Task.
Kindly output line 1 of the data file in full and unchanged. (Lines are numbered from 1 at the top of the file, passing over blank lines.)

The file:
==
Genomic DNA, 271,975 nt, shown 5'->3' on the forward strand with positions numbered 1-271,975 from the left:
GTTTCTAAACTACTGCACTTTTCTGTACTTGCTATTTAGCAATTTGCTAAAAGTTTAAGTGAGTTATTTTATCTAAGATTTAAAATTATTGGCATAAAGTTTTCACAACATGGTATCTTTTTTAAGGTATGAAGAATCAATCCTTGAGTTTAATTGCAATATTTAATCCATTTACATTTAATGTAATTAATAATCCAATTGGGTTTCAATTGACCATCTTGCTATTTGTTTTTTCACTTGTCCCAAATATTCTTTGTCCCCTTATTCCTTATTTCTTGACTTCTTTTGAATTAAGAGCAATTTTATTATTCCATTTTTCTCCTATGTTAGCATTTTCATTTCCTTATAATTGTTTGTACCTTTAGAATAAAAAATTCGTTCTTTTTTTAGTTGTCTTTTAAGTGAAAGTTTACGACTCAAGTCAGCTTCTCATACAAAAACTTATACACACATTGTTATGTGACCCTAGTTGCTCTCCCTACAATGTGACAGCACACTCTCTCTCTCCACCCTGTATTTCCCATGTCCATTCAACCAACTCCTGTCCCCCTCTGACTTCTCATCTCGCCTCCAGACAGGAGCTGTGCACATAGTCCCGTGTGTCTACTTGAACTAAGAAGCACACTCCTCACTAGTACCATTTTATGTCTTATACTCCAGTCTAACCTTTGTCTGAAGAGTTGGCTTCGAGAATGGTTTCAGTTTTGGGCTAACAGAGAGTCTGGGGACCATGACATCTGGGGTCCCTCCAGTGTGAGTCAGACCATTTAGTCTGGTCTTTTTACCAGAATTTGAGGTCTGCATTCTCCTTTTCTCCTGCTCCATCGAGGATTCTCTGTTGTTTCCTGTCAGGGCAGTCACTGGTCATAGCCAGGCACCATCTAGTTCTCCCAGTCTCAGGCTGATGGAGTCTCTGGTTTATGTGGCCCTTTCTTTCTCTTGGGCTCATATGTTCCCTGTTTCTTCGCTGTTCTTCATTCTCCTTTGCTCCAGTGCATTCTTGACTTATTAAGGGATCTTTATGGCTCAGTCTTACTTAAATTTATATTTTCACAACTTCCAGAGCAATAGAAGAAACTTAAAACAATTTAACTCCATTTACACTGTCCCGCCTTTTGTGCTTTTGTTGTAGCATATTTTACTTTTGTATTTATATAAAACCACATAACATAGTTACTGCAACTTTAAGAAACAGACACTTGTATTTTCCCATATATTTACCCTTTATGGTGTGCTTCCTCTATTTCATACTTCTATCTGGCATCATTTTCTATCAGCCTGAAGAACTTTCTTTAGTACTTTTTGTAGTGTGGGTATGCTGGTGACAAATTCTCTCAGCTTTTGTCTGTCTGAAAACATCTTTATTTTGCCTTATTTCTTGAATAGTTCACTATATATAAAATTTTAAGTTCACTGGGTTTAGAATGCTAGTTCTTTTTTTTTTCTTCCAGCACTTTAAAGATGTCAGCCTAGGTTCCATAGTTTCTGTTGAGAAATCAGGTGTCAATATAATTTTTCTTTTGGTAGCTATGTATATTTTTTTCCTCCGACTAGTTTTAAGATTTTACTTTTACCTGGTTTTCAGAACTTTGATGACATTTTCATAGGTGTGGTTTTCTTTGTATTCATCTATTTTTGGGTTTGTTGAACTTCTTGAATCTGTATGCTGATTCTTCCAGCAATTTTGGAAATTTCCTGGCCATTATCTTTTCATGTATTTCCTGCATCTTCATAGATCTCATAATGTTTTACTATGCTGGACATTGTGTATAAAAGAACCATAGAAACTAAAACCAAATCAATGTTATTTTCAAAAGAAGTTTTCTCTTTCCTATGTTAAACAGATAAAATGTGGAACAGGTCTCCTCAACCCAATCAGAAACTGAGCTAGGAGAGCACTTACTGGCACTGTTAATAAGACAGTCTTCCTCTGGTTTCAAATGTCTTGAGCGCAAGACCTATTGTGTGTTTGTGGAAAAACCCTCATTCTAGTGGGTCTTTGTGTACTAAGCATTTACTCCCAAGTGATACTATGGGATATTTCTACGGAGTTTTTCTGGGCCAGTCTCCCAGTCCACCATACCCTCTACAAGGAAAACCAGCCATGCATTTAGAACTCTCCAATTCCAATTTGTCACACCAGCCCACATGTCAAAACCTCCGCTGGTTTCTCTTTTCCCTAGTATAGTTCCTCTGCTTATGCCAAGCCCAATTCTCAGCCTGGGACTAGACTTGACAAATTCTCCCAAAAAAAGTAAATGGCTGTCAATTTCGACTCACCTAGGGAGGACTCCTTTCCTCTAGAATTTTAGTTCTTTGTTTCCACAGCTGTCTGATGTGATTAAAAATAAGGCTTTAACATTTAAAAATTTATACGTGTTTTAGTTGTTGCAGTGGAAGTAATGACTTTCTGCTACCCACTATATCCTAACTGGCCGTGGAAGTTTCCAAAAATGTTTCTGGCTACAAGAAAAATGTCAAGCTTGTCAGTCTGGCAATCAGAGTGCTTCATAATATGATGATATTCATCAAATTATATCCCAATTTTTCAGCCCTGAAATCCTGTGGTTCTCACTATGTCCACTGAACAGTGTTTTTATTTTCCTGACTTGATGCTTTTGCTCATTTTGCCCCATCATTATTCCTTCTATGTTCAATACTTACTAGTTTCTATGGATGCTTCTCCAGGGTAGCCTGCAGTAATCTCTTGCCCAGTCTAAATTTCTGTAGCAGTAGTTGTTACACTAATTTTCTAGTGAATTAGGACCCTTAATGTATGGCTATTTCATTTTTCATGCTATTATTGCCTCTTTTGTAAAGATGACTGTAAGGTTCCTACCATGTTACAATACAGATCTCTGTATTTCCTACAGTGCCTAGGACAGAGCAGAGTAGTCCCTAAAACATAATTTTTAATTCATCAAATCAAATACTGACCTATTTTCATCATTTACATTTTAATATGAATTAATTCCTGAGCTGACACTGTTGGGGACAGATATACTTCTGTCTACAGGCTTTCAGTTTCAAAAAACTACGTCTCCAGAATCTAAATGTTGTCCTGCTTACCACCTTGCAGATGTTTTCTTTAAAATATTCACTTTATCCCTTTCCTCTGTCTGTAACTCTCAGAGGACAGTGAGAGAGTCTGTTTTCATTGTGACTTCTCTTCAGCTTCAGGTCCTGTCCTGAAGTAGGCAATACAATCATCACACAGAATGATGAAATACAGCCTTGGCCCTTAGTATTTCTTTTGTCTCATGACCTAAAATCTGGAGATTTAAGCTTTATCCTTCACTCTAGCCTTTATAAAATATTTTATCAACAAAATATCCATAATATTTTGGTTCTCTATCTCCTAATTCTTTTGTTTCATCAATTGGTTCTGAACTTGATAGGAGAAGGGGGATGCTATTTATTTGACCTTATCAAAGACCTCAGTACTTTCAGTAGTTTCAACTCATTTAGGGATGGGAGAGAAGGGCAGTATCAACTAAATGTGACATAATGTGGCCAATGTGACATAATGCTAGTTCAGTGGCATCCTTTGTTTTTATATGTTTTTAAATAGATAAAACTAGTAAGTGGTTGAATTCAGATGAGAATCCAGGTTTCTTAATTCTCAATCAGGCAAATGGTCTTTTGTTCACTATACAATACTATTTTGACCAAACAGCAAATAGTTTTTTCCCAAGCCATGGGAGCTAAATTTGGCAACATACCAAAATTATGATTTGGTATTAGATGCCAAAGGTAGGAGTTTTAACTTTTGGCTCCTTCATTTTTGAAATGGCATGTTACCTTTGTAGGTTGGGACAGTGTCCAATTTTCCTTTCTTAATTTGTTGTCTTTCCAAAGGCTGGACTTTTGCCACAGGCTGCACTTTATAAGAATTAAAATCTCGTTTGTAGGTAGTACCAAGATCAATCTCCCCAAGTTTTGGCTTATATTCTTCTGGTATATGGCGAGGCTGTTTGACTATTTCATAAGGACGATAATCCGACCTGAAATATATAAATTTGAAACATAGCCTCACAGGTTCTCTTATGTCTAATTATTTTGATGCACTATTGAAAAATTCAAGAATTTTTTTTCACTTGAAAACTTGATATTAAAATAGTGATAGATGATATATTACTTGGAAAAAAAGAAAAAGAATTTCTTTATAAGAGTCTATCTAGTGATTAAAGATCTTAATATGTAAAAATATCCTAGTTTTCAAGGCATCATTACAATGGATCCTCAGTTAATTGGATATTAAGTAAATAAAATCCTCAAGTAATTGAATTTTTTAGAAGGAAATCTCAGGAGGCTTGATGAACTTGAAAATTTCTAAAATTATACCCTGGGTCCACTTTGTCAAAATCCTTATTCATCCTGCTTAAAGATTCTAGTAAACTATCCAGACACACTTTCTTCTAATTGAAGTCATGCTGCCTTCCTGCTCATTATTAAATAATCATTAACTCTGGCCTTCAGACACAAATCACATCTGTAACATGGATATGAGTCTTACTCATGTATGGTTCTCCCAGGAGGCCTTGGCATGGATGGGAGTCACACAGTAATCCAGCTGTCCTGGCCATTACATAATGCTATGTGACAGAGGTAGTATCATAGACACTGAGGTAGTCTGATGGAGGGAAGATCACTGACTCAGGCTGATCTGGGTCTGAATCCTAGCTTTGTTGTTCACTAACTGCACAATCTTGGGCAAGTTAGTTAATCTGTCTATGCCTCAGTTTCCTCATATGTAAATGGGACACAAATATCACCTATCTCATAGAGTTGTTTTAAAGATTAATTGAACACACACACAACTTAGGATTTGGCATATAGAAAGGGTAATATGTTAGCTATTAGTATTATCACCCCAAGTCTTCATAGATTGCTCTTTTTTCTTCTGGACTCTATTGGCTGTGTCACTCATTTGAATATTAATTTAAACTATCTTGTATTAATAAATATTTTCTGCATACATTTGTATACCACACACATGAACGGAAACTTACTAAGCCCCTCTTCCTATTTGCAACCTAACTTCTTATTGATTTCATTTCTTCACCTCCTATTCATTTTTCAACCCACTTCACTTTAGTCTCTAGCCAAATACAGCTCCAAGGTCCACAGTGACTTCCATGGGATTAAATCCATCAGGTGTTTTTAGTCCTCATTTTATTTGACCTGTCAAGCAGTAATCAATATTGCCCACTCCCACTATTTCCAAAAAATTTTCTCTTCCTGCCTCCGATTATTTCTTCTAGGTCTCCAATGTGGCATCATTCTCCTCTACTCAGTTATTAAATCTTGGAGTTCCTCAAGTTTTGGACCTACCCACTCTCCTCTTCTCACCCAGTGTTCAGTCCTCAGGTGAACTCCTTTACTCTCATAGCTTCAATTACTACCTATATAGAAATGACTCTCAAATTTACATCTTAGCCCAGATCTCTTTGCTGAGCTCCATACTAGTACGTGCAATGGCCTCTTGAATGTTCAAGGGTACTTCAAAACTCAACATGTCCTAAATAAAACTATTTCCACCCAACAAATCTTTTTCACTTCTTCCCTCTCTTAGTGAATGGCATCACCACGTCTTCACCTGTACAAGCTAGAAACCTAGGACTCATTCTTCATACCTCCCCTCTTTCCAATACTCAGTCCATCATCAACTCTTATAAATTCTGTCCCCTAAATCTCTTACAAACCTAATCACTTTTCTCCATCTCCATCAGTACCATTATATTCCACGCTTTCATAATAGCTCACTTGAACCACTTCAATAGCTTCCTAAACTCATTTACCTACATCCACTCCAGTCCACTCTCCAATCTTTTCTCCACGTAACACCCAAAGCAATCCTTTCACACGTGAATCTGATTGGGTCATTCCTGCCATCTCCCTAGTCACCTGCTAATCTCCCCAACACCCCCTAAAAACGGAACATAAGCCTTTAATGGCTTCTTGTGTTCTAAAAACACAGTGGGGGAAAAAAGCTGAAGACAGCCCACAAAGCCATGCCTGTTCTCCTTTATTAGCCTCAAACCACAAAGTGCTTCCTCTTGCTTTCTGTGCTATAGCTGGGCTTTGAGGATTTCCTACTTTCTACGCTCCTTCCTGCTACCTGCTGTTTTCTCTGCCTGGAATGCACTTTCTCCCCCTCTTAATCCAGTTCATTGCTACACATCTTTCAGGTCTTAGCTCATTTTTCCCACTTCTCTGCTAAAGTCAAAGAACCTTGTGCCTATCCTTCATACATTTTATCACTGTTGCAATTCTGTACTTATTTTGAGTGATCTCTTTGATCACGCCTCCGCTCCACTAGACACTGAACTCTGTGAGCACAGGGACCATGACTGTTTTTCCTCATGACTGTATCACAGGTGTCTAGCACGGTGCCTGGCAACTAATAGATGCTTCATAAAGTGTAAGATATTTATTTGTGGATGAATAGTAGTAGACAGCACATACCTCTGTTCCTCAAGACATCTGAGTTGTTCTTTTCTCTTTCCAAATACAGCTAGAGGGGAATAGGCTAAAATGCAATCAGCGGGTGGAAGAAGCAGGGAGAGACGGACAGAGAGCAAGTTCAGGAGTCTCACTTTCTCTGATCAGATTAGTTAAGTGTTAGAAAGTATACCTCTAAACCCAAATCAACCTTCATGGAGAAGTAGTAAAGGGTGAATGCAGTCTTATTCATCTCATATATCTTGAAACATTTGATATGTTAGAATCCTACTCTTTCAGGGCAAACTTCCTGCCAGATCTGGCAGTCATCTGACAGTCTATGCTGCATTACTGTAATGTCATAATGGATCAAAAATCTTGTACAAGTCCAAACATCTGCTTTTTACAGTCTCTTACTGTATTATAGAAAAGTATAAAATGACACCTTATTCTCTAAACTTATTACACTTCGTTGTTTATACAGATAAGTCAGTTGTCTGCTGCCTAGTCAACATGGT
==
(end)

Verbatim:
Genomic DNA, 271,975 nt, shown 5'->3' on the forward strand with positions numbered 1-271,975 from the left: